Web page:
What Happens If I Fail a Module?
If you fail a mandatory module too often (i.e. twice), you get a Fachsperre, which means that you can no longer graduate from any program in which this module is a mandatory requirement.
For the Master programs in English, the mandatory modules are:
Note: The rule that one can only repeat the same module twice (i.e. one cannot book it again after having failed the same module twice) also applies to all other, non-mandatory modules. However, in these cases, one can usually substitute the module in question with another (i.e. there are other, equivalent modules available, which means one can still fulfill the program requirements).
If one keeps failing the same type of non-mandatory module over and over again, it is – in theory – possible to exhaust all options within a particular section of the study program. Specifically, this happens if one has failed both Methods and Theories in English Linguistics (6 ECTS)) and : Reading Literary and Critical Theory (6 ECTS) twice.
Should this happen, one must immediately contact the Advisor of Studies at firstname.lastname@example.org.
How Much Should I Work While Studying?
The amount of work you will be able to do comfortably will depend on many factors.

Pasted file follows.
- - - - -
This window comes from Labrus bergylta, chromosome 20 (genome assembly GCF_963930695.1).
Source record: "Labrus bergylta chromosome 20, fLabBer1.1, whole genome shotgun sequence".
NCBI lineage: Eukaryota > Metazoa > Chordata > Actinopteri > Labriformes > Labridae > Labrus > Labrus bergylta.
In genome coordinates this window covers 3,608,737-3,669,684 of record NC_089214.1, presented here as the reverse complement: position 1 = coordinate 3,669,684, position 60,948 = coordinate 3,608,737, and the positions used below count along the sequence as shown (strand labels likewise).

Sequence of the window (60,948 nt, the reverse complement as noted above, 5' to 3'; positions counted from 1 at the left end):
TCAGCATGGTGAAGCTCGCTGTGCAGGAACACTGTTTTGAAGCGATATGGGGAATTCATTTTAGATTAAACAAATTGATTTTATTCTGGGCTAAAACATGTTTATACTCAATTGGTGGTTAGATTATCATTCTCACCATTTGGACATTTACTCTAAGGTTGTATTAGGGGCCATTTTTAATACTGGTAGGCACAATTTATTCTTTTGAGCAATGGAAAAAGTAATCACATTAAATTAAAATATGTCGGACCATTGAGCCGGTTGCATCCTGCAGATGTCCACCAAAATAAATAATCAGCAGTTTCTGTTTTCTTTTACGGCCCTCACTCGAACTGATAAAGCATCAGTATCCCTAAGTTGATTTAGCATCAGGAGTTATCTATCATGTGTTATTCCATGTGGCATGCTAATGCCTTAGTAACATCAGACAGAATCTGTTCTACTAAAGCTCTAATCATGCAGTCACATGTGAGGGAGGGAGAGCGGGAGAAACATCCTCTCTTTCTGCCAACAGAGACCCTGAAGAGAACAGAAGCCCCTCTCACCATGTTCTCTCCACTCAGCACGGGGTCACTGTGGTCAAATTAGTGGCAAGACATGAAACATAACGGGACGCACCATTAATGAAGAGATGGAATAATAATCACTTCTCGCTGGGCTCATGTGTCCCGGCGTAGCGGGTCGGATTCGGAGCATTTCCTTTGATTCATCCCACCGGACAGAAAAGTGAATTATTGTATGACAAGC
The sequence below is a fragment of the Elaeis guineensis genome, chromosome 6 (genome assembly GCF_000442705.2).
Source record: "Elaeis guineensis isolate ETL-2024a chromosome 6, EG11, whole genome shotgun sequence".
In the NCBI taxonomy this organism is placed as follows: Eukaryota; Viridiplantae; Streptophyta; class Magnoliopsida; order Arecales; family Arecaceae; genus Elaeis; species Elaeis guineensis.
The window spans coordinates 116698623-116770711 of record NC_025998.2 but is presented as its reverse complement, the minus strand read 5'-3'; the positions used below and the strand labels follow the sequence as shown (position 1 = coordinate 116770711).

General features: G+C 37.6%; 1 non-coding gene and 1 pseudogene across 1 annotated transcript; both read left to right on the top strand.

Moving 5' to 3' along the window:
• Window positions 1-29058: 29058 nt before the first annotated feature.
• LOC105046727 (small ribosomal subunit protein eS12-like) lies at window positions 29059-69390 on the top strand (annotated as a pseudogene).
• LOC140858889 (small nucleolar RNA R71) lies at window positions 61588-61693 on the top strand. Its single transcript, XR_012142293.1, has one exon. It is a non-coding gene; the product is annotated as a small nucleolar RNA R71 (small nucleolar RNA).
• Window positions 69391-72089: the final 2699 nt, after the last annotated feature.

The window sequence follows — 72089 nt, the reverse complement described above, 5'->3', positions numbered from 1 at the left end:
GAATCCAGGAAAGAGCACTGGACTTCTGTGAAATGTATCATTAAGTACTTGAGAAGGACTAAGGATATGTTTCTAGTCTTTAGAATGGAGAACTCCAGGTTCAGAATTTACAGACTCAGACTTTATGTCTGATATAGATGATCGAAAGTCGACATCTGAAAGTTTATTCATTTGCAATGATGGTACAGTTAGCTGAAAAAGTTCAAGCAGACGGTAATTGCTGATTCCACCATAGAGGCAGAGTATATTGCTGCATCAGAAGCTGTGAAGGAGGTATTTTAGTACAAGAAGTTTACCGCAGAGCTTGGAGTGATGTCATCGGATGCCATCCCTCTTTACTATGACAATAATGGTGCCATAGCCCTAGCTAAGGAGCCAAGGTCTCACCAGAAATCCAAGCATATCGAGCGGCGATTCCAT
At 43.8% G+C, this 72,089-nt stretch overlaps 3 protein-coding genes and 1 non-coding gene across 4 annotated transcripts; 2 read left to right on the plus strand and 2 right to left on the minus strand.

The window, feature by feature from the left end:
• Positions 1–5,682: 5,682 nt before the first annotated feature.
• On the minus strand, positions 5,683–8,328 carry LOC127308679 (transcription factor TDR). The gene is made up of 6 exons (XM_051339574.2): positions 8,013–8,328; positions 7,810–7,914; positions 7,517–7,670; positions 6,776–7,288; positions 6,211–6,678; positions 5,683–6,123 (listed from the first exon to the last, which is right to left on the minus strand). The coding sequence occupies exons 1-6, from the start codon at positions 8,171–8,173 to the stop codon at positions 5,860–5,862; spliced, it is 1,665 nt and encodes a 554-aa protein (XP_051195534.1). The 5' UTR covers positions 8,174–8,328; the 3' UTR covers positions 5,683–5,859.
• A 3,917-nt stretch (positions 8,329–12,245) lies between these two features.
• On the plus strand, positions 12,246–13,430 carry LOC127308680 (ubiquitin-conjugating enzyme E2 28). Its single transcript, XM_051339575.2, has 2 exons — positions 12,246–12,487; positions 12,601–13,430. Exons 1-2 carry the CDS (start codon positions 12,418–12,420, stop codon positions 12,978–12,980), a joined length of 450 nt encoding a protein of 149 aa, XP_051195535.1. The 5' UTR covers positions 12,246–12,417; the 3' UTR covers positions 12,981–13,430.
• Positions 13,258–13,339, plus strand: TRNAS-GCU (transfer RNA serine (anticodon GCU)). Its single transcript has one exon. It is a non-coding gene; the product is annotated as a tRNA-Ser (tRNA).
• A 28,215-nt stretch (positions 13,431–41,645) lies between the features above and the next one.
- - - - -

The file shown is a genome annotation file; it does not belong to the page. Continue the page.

If you’re studying full-time, there’s not much room left to work. Some people say 40% of work is fine, others do about 20% and are fine with it, for others again, 20% may be too much.
The UZH's Psychological Counseling Services generally recommend only 20% of work if absolutely needed. (Of course, the amount of stress that your work causes not only depends on the number of hours, but also on the type of work and employer.)
Depending on your circumstances, you may also want to contact the Student Financial Aid Office.
How and Where Can I Go on Exchange?
If you'd like to go on an exchange for one or two semesters, the English Department offers many study abroad places.
Generally, the best time to go is before your last semester. Usually, there is an information meeting in the fall semester (around mid-October) detailing the many ways to gain international experience.
After the information meeting, you can apply for the following academic year (fall and/or spring semester). You will be invited to an interview and learn about the decision by c. February.
More information is available on the English Department website, in the Stay Abroad section.
Can I Start Studying in the Spring?
Yes, most Master-level modules in English Literature and Linguistics are offered in the fall and in the spring semester.
Note: You may want to check with your other study program to find out if (some of) their introductory modules are only offered in the fall.
What If I Have a Disability or Chronic Illness?
How Do I Organize the Master Thesis?
You can find more information on the Master Thesis in the module description.
How Can I Check If I've Completed the Program Requirements?
When and How Do I Register to Graduate?
The administrative process for registering to graduate – including deadlines – is outlined on the website of the Faculty of Arts and Social Sciences.